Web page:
The Projection of the Astral Body
by Sylvan Muldoon
Bob Peterson, 2012 Nov 14
A few days ago, I finished re-reading one of the great classics of out-of-body experience literature: "The Projection of the Astral Body" by Sylvan Muldoon and Hereward Carrington. It's been about 30 years since I first read it, so I thought it was time to revisit the book, and I hope you do too.
The book was first published in 1929. At that time, information about OBEs (or astral projection as it was known) was scarce. The phenomenon was known in both psychology and occult circles, but very few had really studied it before. It was usually treated lightly, and that's because nobody knew much about it.
It wasn't just the spiritualists and spiritists who started teaching and making claims about OBEs at that time. There was also a wave of occultists who took their beliefs from much older teachings, morphed them and called them their own. The prime example of this was the Theosophists like A.E. Powell and C.W. Leadbeater.
Along side all these believers came the skeptics to dispute their claims. And to try to settle the disputes were waves of parapsychologists to study the claims.
As a result of all this chaos, there was scant information circulated about out-of-body experience, but it was mostly unreliable. For example, some people claimed OBEs were more likely when you were healthy while others said they were more likely when you were sick. And because the subject was non-physical by its very nature, it was nearly impossible to separate facts from rumor, superstition or outright fiction.
Most of the information was lore passed down from ages past. "It must be true because my teacher told me so, and his teacher told him, and on and on." Amidst all this rampant conjecture came a voice of reason: Sylvan Muldoon.
Muldoon was a boy of twelve when he had his first OBE. You might say he was born with a natural ability, which gave him the opportunity to study it his whole life.
Like a scientist, he wasn't content to take somebody's word on it. He induced hundreds of OBEs and learned about them from his own first-hand experience.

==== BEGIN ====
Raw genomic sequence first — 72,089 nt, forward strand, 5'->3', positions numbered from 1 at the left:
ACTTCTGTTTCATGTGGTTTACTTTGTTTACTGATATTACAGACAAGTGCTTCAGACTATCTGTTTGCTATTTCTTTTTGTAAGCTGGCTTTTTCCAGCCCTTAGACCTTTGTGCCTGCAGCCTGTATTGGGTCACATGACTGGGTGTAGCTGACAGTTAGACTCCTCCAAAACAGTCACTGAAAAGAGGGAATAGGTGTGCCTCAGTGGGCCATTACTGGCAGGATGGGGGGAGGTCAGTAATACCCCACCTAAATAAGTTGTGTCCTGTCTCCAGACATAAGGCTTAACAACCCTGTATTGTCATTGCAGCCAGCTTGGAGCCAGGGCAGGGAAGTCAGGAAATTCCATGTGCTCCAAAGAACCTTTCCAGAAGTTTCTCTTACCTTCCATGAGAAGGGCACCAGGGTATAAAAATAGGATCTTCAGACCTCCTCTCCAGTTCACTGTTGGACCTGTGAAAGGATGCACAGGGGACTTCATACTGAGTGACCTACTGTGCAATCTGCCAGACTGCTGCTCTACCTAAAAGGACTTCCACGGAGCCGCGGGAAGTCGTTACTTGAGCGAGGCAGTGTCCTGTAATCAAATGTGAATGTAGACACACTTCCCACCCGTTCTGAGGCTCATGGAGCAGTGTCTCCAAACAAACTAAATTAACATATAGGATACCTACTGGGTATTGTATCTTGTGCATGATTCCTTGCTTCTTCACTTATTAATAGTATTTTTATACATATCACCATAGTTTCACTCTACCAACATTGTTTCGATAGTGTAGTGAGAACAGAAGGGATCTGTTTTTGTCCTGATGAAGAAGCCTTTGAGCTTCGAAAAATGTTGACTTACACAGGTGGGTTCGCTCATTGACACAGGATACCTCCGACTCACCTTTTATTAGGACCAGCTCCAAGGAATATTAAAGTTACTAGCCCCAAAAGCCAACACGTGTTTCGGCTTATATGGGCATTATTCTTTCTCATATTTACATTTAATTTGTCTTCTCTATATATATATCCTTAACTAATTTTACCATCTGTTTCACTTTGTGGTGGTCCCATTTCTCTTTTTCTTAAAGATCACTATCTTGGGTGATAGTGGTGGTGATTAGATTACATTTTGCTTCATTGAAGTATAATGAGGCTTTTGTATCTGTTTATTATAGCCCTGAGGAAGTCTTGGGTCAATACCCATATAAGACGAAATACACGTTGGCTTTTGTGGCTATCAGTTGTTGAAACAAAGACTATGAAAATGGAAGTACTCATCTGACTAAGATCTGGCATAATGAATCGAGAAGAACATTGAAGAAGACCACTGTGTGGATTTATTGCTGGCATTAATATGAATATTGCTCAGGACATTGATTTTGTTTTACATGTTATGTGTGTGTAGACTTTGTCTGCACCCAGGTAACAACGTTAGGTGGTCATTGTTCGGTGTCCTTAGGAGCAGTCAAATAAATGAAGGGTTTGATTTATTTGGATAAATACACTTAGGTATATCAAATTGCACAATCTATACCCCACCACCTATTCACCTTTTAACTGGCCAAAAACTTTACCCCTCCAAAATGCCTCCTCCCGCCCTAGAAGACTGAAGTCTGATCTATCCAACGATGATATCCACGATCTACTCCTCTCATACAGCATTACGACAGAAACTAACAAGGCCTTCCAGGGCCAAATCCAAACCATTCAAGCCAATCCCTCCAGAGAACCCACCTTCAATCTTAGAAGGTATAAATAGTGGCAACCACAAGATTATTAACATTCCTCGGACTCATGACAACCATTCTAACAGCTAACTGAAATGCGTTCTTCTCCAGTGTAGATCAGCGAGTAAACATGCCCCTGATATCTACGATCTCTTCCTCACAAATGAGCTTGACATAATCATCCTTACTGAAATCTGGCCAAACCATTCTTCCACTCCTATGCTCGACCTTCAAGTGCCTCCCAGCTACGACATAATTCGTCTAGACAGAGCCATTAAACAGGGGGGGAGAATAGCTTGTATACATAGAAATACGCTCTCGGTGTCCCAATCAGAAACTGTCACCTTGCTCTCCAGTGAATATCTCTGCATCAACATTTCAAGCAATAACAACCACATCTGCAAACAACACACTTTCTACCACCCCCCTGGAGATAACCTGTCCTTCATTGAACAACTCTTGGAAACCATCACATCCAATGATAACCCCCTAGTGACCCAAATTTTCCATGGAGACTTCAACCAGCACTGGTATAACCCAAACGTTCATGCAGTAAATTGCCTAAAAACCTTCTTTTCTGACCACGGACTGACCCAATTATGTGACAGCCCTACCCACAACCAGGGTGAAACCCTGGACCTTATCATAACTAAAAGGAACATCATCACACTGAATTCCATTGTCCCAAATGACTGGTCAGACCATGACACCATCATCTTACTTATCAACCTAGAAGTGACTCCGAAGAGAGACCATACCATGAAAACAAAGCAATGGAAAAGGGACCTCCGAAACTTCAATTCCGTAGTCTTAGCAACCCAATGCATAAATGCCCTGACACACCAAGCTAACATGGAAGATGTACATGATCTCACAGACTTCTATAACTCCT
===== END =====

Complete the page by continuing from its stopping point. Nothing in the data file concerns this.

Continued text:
He also studied what others wrote about the topic. One day he read an article about OBEs by prominent parapsychologist and author Hereward Carrington. The article talked about an OBE author, a Frenchman named M. Lancelin and his experiences. Bordering on outrage, Muldoon wrote a letter to Carrington telling him he (Muldoon) "...can write a book on the things that Lancelin does not know!...I have been wondering whether M. Lancelin is in fact a conscious projector. From what you have given, I have concluded either that Lancelin does not project at all, or that his subjects are not in the clear conscious state while exteriorized". Translation: "This guy (Lancelin) doesn't know what the hell he's talking about."
Intrigued, Carrington called Muldoon's bluff and tasked him with writing a book on the subject. Armed with his vast experience, Muldoon laid it all on the line: what worked, what didn't and what he actually found during his OBEs. And with Carrington's help, the book was born.
In my opinion, some of Muldoon's most important observations were as follows: (1) That the most important key to leaving the body is motivating your subconscious mind to do so, (2) the subject of "cord activity range": If you're too near the physical body, you will have no end of problems; getting stuck, getting sucked back in, being encumbered. The lesson: Once you're in the out-of-body state, the most important thing to do is immediately get at least 15 feet (5 meters) away from the body. Only then will you have true freedom to think and act independently, without encountering lots of problems.
I didn't realize how much of an impact Muldoon had on my own development. My first book, "Out of Body Experiences: How to have them and what to expect" is philosophically very similar to Muldoon's. Like Muldoon, I felt the need to dispel some of the misinformation and tell people what I had learned through personal experience. And like Muldoon, I've spent my whole life trying to study the OBE and pass that on to others. I owe him (as well as Robert Monroe) a debt of gratitude that can never be repaid.
If I had had a daughter, I would probably have named her Sylvia. If I had had a son, maybe Sylvan, but that would be harder to get past Kathy. We never had kids, so I guess it's a moot point.
Robert Peterson, 14 Nov 2012